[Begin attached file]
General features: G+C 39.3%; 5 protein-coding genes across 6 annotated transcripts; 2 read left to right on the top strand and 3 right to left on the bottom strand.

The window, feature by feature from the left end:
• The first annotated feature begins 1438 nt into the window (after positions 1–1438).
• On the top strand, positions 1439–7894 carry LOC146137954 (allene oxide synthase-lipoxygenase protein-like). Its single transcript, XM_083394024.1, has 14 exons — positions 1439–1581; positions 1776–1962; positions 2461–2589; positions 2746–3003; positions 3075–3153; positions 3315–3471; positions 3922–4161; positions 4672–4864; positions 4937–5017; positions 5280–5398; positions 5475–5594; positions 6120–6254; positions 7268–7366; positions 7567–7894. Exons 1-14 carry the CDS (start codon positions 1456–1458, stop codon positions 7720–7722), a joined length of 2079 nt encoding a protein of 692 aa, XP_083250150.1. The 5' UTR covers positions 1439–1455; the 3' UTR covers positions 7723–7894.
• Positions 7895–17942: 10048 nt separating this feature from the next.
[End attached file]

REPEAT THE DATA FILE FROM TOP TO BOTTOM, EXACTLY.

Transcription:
General features: G+C 39.3%; 5 protein-coding genes across 6 annotated transcripts; 2 read left to right on the top strand and 3 right to left on the bottom strand.

The window, feature by feature from the left end:
• The first annotated feature begins 1438 nt into the window (after positions 1–1438).
• On the top strand, positions 1439–7894 carry LOC146137954 (allene oxide synthase-lipoxygenase protein-like). Its single transcript, XM_083394024.1, has 14 exons — positions 1439–1581; positions 1776–1962; positions 2461–2589; positions 2746–3003; positions 3075–3153; positions 3315–3471; positions 3922–4161; positions 4672–4864; positions 4937–5017; positions 5280–5398; positions 5475–5594; positions 6120–6254; positions 7268–7366; positions 7567–7894. Exons 1-14 carry the CDS (start codon positions 1456–1458, stop codon positions 7720–7722), a joined length of 2079 nt encoding a protein of 692 aa, XP_083250150.1. The 5' UTR covers positions 1439–1455; the 3' UTR covers positions 7723–7894.
• Positions 7895–17942: 10048 nt separating this feature from the next.